Behind the Scenes: Attaching a Radio Transmitter to a Snapping Turtle

Ever wondered what it’s like to attach a radio transmitter to a Snapping Turtle? Allow us to show you through this series of captioned photos. All photos were generously provided by Cathy Hamel.

First, we need to find a turtle. Lucky for us, this lovely female Snapping Turtle just finished laying eggs, making her easy to spot. All we had to do was sit and wait until she left her nest.

Once we have the turtle’s attention, the best thing is to offer it a stick. This will encourage it to snatch the pointy thing in front of its face instead of reaching around and biting our hands as we persuade it into a clean pillowcase.

This lady didn’t find the stick very enticing, so Daria resorts to the Wheelbarrow maneuver.

We carefully place the turtle inside the clean pillowcase. The pillowcase helps reduce stress throughout the whole process.

With the turtle safely covered, the next step is to clear a space on the back of the turtle’s shell to place the radio transmitter. We do this by removing any buildup of algae and dirt.

We want to make sure that the cleared space is big enough, so that the transmitter will sit nicely. We also want to position the transmitter so that the antenna is pointing backwards and won't interfere with the turtle's movements.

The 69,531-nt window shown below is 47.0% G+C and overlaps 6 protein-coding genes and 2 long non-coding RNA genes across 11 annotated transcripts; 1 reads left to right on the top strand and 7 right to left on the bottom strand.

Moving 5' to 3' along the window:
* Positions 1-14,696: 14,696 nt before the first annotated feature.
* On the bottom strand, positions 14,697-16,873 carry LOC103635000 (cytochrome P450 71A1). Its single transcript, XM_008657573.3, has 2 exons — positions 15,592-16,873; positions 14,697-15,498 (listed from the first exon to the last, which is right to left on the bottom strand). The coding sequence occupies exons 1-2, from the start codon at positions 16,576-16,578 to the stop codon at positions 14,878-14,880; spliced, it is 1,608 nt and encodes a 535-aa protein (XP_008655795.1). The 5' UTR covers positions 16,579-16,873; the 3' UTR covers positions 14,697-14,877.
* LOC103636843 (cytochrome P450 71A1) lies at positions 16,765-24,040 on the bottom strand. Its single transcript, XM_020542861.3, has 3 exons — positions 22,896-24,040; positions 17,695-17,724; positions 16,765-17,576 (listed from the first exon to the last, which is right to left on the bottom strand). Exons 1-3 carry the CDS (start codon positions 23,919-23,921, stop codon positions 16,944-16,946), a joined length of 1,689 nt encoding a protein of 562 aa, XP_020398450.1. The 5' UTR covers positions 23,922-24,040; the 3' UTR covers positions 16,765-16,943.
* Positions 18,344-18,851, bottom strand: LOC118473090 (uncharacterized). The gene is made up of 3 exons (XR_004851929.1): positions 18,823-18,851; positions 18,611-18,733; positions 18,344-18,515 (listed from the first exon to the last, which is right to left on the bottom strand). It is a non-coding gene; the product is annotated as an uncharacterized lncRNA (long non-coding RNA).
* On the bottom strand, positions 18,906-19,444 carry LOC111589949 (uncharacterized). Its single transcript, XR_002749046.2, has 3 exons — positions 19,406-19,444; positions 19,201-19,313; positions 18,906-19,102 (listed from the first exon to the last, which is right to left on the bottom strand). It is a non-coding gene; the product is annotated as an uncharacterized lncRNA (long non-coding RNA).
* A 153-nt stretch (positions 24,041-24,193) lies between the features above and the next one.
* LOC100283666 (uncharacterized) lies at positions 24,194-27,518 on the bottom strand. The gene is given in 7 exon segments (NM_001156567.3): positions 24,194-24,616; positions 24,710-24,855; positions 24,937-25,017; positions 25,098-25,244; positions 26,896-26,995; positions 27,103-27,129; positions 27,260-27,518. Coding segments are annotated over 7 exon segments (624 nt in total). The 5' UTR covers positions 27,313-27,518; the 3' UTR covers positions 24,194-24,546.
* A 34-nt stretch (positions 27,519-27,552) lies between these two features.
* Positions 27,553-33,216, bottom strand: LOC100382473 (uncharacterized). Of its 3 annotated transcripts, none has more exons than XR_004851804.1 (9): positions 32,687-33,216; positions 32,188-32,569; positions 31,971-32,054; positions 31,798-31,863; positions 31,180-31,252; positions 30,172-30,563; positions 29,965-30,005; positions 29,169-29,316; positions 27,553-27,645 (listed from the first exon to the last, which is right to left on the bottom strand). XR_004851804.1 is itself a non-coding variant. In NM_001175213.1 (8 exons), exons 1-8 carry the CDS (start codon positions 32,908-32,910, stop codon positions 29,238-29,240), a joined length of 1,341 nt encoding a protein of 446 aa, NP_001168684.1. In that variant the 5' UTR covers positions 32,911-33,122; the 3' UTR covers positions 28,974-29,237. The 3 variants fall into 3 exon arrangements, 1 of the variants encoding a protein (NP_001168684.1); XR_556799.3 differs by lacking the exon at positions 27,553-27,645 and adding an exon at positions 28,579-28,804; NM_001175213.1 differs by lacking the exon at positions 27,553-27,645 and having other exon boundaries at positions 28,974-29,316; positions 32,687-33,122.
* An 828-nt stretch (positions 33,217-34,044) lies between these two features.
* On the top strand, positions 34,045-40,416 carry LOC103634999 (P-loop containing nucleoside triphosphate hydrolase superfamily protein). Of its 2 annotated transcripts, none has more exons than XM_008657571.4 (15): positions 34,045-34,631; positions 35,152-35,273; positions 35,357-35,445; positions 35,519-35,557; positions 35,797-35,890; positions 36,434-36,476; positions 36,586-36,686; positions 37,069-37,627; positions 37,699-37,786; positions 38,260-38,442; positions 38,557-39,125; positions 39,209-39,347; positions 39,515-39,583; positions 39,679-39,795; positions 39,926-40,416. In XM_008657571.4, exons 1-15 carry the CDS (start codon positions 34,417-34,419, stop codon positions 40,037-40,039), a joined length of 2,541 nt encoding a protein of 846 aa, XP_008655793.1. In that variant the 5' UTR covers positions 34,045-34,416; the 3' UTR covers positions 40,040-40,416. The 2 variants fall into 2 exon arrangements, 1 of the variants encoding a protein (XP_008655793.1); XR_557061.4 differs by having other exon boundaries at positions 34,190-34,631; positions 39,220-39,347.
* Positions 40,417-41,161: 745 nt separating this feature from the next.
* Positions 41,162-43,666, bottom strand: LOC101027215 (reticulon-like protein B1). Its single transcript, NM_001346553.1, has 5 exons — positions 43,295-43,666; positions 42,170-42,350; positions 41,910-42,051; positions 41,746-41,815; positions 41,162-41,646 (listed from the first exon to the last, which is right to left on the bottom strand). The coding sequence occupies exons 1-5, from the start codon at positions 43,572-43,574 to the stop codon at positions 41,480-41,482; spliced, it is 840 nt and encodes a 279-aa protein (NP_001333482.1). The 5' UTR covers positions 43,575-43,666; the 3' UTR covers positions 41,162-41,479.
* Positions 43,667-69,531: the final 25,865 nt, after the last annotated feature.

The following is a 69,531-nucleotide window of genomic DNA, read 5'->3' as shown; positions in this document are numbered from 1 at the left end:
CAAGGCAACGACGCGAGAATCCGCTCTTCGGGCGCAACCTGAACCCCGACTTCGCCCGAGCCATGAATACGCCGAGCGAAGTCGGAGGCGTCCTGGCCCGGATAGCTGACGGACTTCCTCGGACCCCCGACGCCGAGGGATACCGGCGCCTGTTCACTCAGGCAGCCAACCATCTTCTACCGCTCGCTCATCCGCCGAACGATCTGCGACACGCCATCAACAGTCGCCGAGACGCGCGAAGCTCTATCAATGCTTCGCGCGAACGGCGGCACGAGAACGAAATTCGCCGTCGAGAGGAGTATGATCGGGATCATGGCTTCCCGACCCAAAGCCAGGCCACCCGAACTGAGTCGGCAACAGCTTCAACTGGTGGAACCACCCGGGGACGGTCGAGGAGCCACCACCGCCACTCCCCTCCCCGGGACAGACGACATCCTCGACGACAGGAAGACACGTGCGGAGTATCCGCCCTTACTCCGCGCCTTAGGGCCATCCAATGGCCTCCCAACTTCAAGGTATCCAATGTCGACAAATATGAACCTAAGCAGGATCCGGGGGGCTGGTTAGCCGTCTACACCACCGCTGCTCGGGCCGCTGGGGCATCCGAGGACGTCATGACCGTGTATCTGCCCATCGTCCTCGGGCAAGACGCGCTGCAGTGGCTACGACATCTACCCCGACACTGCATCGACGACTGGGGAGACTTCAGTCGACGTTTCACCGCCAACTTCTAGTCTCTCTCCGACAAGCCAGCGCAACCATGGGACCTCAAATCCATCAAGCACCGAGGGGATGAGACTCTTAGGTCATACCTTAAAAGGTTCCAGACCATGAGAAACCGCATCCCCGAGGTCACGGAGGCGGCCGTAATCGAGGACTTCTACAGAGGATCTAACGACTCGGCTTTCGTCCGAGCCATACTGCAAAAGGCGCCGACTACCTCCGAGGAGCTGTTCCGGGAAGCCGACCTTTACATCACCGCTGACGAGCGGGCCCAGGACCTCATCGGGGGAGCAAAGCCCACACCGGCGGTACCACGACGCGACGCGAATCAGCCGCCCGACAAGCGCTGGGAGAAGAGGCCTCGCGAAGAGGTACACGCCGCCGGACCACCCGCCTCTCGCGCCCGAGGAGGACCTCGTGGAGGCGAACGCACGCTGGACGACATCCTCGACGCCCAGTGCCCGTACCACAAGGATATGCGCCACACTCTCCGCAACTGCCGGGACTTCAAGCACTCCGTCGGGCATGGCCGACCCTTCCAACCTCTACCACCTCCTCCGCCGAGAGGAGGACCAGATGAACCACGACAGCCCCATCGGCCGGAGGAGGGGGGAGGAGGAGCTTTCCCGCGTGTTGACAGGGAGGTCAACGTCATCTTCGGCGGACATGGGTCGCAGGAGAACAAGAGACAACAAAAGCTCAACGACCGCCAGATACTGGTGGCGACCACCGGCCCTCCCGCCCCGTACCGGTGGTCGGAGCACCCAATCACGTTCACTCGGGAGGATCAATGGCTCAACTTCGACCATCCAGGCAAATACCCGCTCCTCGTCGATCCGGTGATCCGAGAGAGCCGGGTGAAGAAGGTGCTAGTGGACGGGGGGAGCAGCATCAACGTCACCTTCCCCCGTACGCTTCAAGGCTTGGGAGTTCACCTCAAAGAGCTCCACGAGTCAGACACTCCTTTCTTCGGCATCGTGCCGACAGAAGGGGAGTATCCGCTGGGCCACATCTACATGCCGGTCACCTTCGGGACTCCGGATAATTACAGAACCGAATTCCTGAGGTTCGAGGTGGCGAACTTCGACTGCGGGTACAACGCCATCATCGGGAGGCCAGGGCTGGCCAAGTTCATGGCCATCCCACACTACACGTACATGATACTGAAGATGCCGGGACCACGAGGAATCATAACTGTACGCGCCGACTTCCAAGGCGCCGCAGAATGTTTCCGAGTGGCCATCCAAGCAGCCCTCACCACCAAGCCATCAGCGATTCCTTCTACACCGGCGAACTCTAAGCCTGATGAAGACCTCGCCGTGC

We don’t want the transmitter to fall off, so we apply a good amount of crazy glue where the transmitter will be attached.

Hold in place to dry, which may take a while.

Now is a good time to take some measurements for your research or monitoring purposes while we wait for the glue to dry. Here Rebecca is measuring the shell width.

Now the shell length.

The glue has finally set. “Look mom, no hands!”

We then apply epoxy to smooth out the connection, which allows the turtle to trudge through mud and sticks without knocking off the transmitter.

More epoxy…                  …a little bit more…               …enough so that the transmitter is fully secured.

Next, we flip her on her back to check for leeches and to take some more measurements...

Now we place the pillowcase on a hanging scale to check her weight.

Before we send the turtle on her way, Daria makes a little notch in the back of the turtle’s shell, so that we know we’ve had the pleasure of her company before. This does not hurt the turtle. Rebecca distracts her with the slowest game of fetch ever!

Our work is complete, and she is free from the pillowcase at last - look at that smile!

This is where we part ways and say goodbye (for now)!